The boeing 767 from concept to production case study

Boeing worked closely with all of its subcontractors, from initial planning to final delivery.

Building the boeing 787 case study

New plane prices were based on the average cost of to planes. Line flow process was used in the final assembly stages with seven work stations. Airplane systems such as flaps, landing gear etc could be tested during the final assembly process. Implementation plan was developed only after the approval of the changes. It soon narrowed the choice to two alternatives: 1 building the thirty airplanes as they had originally been designed, with three-person cockpits, and then converting them to twoperson cockpits after they had left the production floor before delivery to customer , and 2 modifying the production plans for the thirty airplanes so that conversion would take place during production and no parts would installed only to be removed later. Pricing practices contributed risks of their own. It also dealt with the technology to be used and other features which would lead to the overall improvement for the company. Learning curves were also applied to change management. Now, being granted the permission, the issue was that already 30 of the aircrafts were into various stages of production. A Special task force, which reported directly to Thorton, suggested two alternatives to deal with the issue: 1. Similar process was used to design the master phasing plan, which established the schedule and important milestones of the program. Modifying the production plans to incorporate changes in the current system to avoid installation of parts later on. It likely to bring great prestige, power, and influence to the company and managers that created it.

The modification activity would be planned as a tightly controlled separate activity apart from normal production flow. Interior settings were negotiated by the customers while technical changes were proposed by the engineers. Cost Definition: After the program definition, the flight was named and the cost definition phase began.

This shift indicated an increase in the commitment level. Problems occurring during the final assemble can be sorted, which will isolate the problems while modification during the later stage. Similar process was used to design the master phasing plan, which established the schedule and important milestones of the program.

boeing project management case study

Boeing originally relied on extensive vertical integration. Boeing had to make decision quickly what was the best way to proceed. The primary advantage of this approach was that flaps, ailerons, landing gear, hydraulics, and other airplane system would be functionally tested during the final assembly process.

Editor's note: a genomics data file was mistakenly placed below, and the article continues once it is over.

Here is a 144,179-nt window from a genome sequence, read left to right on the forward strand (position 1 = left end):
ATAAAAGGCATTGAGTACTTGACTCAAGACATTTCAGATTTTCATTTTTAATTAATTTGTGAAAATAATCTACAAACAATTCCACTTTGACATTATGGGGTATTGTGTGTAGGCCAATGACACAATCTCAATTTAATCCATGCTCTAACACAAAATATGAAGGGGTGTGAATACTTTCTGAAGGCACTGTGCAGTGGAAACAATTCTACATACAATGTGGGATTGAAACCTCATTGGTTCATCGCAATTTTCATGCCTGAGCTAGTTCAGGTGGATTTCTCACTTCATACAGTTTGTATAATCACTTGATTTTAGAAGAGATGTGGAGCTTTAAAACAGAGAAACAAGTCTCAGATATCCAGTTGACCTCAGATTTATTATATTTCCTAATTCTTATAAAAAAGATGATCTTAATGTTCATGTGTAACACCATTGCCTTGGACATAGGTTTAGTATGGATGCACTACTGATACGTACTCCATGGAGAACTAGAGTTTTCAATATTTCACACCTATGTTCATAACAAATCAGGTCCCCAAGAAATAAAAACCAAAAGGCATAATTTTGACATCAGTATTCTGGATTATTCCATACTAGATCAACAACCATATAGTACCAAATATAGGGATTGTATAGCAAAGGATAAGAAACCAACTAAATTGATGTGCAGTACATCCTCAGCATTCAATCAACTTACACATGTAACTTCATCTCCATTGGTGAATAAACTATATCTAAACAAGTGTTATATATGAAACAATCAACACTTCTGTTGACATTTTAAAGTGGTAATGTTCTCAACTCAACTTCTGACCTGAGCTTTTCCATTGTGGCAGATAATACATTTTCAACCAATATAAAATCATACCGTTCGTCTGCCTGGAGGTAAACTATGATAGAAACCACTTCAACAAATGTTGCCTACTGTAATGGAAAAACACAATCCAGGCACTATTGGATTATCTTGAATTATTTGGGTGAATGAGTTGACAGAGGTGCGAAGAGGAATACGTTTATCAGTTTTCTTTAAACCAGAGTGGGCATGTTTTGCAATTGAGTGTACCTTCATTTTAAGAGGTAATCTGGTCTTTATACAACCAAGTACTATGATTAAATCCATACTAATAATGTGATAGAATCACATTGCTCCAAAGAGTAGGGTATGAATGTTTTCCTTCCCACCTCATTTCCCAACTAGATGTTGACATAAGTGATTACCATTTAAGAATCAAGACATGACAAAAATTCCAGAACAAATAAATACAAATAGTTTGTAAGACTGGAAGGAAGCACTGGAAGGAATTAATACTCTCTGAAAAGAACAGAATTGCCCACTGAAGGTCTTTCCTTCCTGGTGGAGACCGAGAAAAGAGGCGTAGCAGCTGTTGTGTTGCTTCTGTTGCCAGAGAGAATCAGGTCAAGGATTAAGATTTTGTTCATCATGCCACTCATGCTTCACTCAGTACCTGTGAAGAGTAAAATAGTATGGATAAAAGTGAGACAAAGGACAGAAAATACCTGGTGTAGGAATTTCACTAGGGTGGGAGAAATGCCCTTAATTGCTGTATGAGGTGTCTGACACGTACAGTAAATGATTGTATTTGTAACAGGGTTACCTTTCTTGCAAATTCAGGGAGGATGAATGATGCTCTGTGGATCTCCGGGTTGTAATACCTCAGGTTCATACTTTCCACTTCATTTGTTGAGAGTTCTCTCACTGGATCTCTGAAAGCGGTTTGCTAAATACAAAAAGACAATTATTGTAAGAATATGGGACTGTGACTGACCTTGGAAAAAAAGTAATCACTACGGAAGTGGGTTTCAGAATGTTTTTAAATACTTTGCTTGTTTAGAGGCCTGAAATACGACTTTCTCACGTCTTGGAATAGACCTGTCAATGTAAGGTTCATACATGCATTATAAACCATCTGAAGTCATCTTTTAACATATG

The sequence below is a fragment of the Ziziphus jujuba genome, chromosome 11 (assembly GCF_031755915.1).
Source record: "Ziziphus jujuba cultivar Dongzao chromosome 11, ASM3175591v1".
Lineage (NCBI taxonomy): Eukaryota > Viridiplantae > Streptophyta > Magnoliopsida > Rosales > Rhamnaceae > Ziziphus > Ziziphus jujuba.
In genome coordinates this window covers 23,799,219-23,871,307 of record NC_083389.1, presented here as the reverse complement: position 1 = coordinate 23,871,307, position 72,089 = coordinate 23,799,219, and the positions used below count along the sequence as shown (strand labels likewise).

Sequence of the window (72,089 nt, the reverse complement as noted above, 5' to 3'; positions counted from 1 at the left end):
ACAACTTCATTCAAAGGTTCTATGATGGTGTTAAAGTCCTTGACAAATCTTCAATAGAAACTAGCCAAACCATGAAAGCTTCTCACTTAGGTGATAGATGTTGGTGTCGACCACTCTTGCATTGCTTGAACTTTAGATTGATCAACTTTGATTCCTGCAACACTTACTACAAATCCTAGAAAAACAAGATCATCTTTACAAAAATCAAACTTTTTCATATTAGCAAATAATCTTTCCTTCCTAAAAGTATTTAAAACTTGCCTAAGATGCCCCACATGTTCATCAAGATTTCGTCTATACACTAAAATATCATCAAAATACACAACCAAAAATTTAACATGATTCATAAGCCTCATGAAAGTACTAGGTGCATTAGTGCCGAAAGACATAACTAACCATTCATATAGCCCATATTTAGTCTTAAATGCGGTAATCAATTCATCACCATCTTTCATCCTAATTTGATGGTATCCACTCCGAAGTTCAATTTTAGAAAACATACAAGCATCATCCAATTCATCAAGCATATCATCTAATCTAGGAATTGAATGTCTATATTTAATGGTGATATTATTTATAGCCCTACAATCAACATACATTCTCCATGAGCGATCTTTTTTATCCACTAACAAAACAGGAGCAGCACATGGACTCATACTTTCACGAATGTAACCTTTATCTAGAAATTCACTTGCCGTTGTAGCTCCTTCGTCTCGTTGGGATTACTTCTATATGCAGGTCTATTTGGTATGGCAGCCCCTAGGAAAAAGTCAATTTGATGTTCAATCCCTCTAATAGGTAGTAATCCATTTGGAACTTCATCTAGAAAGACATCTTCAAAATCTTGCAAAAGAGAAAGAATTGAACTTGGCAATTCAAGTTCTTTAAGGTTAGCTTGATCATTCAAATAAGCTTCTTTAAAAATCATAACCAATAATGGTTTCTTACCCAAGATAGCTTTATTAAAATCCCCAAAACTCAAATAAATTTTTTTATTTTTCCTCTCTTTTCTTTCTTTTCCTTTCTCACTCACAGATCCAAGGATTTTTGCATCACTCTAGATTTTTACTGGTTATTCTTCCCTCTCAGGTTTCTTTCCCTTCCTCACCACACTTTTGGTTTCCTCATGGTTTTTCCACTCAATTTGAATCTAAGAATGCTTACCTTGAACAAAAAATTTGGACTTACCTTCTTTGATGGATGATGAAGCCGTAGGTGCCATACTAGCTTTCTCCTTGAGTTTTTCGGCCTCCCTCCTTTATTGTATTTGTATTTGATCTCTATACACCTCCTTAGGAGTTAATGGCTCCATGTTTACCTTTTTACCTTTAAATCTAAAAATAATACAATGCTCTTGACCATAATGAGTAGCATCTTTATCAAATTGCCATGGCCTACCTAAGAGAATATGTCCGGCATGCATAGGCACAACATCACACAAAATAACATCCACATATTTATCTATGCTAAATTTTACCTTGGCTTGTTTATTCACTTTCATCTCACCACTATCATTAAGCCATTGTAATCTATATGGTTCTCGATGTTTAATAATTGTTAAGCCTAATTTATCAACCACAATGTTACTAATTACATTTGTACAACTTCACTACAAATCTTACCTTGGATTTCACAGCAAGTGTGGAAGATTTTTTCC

Engineers concluded after an elaborated study that thirty of the planes could be modified along with the subsequent planed to be produced henceforth. Problem would be identified and corrected on the spot.

With its expertise in global marketing, technological leadership, production skills and use of project management tools helped it become the low cost producer of the industry.

Boeing bets the company case study answers

What are the options that he has? Instead, it carefully selected partners, some of whom participated on a risk-sharing basis, who were the subcontracted portions of each plane and developed and built parts and subassemblies that Boeing later assembled. Line flow process was used in the final assembly stages with seven work stations. This process, called project Homework, took three years and produced a long list of lessons learned, as well as a reasonable idea of the costs of developing the next generation airplane. Problem would be identified and corrected on the spot. Boeing originally relied on extensive vertical integration. Cost estimation was done using the parametric estimate technique. The company had lobbied for Federal Aviation Administration FAA for permission to build wide body aircraft with two-person cockpits rather than 3. This shift indicated an increase in the commitment level. One result of this approach was break-even points that were reached far earlier than they would have been without shared design. The risk of this approach was the potential loss of configuration. It also dealt with the technology to be used and other features which would lead to the overall improvement for the company. Rework had to be done replacement of firmly installed systems of three cockpit system and again setting up of the two cockpit systems. Disadvantages: 1. Now, being granted the permission, the issue was that already 30 of the aircrafts were into various stages of production.
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